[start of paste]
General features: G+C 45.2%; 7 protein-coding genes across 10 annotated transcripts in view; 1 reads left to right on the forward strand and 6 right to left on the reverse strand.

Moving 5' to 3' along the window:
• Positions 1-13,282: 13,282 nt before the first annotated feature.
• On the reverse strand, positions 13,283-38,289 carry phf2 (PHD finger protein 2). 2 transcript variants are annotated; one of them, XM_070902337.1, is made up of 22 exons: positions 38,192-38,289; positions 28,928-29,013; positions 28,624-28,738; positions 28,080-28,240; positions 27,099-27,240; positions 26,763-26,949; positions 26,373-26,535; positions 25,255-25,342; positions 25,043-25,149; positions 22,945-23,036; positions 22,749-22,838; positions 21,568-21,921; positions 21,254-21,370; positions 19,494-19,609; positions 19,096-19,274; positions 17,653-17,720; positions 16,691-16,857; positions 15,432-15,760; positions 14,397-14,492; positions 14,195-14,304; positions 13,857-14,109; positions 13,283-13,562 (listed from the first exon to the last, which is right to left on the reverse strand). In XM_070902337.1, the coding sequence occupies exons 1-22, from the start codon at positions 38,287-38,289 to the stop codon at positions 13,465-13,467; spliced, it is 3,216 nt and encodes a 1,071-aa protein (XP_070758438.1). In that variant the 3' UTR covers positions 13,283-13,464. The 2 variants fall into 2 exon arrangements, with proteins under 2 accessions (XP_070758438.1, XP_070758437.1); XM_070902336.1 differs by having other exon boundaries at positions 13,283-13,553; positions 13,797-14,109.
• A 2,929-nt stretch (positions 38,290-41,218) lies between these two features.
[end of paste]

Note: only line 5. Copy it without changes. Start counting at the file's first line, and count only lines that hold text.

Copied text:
• A 2,929-nt stretch (positions 38,290-41,218) lies between these two features.